Update 1:38pm – Multiple skiers were caught in the slide, and five individuals were buried to varying degrees.
JACKSON, WYO – At 9:55 am this morning, an in-bounds avalanche was reported by Jackson Hole Mountain Resort staff in the expert chutes area that was an open area of the resort. JHMR ski patrol and staff were on the scene by 10:00 am. Anna Cole, Spokeswoman for JHMR reported one female skier was mostly buried and two others were caught in debris / partially buried and were able to self rescue by the time rescuers made their way to the scene. All persons caught in the slide are being evaluated at the village medical clinic with no significant injuries being reported at this time.
JHMR ski patrol has conducted a large scale probe and K-9 search of the area and has cleared the area of any other possible buried persons.
Thunder lift will remain closed for the rest of the day while additional avalanche control work is conducted.
The Bridger Teton avalanche forecast for today listed considerable danger between 7,500 and 10,500 feet.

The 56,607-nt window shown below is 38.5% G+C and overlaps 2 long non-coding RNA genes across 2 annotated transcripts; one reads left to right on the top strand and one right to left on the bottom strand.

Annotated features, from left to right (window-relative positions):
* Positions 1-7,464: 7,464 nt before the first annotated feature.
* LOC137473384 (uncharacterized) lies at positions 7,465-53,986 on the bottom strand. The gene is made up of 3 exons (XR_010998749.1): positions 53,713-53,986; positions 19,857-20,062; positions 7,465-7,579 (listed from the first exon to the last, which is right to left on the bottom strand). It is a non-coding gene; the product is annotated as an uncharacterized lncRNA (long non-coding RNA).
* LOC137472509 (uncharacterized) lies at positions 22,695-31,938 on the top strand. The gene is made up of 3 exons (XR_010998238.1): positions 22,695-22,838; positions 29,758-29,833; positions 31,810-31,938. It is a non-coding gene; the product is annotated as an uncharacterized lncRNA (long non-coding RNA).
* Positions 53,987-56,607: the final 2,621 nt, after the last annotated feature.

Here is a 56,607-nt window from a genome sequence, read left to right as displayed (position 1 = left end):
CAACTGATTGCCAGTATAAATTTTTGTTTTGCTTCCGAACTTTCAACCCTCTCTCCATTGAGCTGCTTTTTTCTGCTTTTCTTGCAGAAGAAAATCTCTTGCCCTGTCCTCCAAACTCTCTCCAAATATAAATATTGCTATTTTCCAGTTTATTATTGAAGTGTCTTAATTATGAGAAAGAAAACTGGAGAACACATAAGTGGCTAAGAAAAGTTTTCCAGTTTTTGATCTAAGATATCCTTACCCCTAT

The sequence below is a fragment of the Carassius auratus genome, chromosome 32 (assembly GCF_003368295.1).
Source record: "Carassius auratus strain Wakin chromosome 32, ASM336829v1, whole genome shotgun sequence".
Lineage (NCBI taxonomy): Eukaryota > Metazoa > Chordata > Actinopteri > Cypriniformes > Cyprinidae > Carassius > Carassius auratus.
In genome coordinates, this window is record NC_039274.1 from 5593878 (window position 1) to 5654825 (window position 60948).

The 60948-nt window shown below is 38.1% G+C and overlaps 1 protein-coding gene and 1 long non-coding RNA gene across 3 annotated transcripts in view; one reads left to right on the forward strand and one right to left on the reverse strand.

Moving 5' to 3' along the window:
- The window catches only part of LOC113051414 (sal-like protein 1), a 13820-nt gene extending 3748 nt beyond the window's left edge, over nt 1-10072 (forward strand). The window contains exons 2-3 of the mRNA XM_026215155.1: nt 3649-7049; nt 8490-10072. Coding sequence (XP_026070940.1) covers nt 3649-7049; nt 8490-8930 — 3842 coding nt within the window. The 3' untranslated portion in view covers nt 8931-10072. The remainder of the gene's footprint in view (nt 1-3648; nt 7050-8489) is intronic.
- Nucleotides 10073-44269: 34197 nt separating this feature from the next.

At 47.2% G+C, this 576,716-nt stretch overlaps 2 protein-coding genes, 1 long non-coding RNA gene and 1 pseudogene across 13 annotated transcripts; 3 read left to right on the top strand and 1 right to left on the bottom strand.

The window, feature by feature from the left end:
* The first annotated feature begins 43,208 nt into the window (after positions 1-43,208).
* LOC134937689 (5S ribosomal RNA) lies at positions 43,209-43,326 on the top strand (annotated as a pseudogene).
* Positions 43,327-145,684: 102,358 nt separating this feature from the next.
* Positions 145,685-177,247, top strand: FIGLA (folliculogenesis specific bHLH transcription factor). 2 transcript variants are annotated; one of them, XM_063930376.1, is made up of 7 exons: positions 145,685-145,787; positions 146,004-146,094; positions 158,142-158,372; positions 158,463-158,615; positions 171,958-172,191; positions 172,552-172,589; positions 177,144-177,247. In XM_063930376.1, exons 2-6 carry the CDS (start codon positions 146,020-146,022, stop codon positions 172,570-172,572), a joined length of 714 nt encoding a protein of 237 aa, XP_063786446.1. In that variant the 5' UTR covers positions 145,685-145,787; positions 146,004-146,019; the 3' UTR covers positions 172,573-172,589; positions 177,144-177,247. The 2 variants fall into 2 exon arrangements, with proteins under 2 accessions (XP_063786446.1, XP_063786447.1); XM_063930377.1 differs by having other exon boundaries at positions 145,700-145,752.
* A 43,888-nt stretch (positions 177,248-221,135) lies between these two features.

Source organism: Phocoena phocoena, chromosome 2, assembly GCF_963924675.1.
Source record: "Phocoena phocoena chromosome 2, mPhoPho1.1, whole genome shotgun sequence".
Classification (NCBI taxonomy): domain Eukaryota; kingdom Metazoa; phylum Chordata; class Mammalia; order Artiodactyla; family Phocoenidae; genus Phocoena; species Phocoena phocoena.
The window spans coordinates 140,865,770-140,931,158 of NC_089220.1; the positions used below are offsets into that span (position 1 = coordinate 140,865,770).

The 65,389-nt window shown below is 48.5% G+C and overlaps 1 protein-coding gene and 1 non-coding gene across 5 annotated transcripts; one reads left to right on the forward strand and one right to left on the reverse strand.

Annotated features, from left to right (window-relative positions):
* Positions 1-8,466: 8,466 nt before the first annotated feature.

“Dangerous avalanche conditions exist. Up to a foot of new snow has fallen in the past 24 hours and over two feet of new snow with nearly three inches of moisture has fallen since Tuesday. Southwest winds veered to the west and increased overnight. This snow has been falling on an early season snowpack that has poor structure. A weak layer of faceted snow that was buried on Thanksgiving is widespread and may become unstable due to this new load. At the mid and upper elevations human triggered avalanches are likely in steep terrain. Natural avalanche activity is possible. Avalanche types include loose snow sloughs in cliff areas and steep terrain, fresh soft wind slabs along the leeward side of higher ridge crest and deeper slab avalanches that can fail on a persistent weak layer of faceted snow and crust. Careful snowpack evaluations and conservative decisions are essential for safe travel in avalanche terrain. Watch for areas of unstable snow on isolated terrain features at the lower elevations. ”